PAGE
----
"You can decidethis movie has got a dark palette. But you can't spend two hours on a dark palette. . . So you've got this high-key, Kodachrome wedding going on. Now you go back inside and it's dark again. You can't,in my mind, put both feet into a bucket of cement and leave them there for the whole movie. It doesn't work. You must have this relativity."
The director Francis Ford Coppola once said of Willis,“He has a natural sense of structure and beauty, not unlike a Renaissance artist”, while Willis was praised for his capacity to use "painterliness" to define "not just the look but the very meaningand feel of a film". Speaking of contemporary film-making in 2004, Willis said:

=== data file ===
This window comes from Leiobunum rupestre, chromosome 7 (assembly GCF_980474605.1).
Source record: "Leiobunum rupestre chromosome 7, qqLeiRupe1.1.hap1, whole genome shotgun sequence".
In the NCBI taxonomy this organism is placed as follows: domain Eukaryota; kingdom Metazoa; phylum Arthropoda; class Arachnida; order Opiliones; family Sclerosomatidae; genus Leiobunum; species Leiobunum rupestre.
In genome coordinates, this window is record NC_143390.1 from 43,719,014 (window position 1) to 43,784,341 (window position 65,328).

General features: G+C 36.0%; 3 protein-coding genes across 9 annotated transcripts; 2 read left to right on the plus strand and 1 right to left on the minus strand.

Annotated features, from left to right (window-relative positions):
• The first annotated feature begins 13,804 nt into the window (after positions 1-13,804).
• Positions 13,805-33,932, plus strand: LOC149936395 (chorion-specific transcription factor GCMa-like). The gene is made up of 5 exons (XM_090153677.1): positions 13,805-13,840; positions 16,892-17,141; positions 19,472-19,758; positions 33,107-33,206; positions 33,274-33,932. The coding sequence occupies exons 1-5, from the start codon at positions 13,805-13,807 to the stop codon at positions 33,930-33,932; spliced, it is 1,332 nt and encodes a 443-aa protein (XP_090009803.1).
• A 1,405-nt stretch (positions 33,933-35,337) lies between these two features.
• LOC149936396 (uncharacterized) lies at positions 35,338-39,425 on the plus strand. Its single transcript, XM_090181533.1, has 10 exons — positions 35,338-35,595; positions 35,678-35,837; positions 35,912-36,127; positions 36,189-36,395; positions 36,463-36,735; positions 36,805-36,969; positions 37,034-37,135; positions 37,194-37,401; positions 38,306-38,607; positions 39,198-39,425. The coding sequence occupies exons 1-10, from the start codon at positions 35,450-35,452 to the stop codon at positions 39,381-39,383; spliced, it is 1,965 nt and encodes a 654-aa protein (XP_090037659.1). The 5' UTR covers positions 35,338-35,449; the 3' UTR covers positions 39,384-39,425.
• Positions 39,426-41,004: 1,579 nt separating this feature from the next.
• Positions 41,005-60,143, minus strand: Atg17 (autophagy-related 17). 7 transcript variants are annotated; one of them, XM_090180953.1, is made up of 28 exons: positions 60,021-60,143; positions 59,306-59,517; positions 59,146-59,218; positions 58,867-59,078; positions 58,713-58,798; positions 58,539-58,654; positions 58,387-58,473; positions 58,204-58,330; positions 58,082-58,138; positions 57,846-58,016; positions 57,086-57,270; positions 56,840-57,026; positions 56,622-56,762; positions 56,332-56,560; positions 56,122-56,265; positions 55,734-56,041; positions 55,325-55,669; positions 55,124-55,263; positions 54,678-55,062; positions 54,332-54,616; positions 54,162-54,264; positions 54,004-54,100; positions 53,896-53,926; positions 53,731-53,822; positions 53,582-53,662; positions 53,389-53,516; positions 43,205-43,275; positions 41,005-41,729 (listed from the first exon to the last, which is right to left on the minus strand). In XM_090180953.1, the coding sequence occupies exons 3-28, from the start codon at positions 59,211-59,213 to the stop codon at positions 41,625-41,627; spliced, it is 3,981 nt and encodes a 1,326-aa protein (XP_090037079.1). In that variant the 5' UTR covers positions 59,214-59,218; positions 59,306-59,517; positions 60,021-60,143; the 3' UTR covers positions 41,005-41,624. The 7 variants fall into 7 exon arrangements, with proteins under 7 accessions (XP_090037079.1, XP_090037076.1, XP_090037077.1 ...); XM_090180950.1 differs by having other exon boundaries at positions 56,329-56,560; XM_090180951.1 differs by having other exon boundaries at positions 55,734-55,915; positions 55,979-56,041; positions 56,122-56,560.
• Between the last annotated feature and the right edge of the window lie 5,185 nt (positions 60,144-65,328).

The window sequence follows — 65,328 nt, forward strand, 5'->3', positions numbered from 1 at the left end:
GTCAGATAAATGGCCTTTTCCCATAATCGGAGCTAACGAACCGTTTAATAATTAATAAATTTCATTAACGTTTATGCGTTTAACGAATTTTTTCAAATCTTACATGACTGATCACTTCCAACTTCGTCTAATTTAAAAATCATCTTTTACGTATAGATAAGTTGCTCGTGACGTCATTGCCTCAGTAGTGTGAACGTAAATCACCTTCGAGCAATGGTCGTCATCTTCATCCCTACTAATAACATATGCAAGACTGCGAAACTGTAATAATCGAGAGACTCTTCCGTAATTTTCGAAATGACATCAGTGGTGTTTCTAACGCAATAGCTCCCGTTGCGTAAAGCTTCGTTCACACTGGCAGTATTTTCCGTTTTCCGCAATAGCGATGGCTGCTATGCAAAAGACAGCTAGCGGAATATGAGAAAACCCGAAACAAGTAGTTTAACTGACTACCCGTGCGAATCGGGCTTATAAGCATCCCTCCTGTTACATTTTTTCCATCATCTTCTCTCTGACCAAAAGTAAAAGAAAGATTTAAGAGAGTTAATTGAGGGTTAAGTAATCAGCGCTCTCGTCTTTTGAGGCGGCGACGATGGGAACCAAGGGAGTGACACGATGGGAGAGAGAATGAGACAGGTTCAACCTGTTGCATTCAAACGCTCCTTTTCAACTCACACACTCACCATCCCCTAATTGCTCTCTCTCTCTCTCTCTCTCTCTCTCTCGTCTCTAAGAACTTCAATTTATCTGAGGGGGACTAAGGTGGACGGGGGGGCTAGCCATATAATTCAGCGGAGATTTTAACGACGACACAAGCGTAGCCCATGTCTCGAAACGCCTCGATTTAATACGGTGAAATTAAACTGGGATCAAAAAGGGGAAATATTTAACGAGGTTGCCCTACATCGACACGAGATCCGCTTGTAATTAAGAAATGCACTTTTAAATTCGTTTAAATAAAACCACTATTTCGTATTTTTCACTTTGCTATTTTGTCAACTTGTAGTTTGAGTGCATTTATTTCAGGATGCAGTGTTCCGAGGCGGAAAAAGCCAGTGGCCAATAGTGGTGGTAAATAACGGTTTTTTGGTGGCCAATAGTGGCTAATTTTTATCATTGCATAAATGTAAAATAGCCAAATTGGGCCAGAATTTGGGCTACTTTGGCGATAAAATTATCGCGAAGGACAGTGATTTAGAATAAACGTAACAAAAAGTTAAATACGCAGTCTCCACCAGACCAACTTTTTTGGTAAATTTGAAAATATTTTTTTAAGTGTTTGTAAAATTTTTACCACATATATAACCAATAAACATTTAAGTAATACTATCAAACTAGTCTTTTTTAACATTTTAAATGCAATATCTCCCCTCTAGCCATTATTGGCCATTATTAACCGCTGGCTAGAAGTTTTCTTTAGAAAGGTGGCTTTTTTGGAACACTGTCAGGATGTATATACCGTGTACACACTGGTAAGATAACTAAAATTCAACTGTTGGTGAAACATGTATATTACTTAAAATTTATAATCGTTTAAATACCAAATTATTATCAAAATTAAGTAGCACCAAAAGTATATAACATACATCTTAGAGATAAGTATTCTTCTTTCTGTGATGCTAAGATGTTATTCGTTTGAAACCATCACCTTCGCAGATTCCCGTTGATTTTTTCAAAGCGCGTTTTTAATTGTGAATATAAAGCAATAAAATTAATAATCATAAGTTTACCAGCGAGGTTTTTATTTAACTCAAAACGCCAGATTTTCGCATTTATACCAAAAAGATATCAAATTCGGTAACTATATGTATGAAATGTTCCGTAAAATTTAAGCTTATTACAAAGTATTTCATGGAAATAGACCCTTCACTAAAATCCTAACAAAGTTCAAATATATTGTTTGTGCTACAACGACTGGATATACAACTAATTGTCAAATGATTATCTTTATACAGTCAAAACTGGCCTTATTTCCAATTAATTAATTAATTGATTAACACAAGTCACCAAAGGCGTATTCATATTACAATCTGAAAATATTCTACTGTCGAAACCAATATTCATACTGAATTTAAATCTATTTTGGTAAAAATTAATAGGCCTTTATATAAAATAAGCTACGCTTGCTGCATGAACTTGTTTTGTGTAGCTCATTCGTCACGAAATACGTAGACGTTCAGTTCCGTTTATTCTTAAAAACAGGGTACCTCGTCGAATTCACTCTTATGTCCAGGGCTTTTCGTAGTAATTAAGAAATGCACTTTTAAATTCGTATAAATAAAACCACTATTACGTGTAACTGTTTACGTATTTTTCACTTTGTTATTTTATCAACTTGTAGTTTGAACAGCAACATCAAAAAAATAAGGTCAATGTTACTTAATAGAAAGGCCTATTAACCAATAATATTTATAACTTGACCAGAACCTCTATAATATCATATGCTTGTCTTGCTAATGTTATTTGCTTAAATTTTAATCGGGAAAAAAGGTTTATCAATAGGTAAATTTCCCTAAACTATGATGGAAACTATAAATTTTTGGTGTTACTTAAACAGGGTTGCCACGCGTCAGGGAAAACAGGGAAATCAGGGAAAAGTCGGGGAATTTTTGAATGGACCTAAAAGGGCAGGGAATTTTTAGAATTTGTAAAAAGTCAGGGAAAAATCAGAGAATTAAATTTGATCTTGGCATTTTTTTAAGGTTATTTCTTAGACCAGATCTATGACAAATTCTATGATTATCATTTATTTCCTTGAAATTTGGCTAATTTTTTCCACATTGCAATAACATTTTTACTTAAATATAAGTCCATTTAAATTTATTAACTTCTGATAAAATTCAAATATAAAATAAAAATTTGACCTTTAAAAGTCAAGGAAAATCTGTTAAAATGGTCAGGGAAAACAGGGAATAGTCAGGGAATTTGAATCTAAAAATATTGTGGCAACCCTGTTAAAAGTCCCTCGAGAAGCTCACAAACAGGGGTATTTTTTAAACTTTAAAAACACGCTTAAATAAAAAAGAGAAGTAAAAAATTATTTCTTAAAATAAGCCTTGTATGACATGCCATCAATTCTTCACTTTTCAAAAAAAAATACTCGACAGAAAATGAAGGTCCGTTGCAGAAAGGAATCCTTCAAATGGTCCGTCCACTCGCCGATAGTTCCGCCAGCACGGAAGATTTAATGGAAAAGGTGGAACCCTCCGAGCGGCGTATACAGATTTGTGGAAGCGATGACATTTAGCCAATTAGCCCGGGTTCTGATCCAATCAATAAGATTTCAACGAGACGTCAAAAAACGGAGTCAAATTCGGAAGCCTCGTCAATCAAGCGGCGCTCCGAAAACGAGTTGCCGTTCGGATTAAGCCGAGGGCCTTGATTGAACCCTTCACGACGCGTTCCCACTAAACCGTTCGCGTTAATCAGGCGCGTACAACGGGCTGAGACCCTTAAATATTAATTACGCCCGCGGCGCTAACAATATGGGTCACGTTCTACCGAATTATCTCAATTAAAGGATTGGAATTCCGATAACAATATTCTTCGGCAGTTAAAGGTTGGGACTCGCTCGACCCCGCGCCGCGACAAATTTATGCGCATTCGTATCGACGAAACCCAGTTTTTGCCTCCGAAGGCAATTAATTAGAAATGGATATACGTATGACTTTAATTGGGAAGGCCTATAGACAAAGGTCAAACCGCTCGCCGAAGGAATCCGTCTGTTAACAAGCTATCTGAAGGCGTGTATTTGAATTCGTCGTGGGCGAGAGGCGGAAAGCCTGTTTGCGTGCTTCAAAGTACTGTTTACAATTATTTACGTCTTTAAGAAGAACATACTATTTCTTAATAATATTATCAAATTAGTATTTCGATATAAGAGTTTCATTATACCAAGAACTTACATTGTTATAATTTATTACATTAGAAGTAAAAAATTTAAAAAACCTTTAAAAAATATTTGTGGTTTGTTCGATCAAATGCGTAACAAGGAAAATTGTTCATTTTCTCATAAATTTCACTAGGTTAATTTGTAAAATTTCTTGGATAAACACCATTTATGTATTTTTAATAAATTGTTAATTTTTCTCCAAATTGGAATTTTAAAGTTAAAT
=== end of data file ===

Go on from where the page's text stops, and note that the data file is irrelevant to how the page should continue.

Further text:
"I’m delighted that people can fly, dogs can talk, and anything destructive can be fashioned on the screen, but muchof what’s being done lacks structure or taste. As I’ve asked in the past: can anyone give me the definition of a camera? It’s a tool, a means to an end. So is a light, and everything else you can pileon your back. They’re all meant to transpose the written word into moving pictures that tell a story."
Another trademark is his preference for filming at the magic hour before twilight, when thesun is low and creates a golden glow. Willis created the trope of warm ambers to denote nostalgic glow for the past, for the young Vito sequences of The Godfather Part II; many films since then...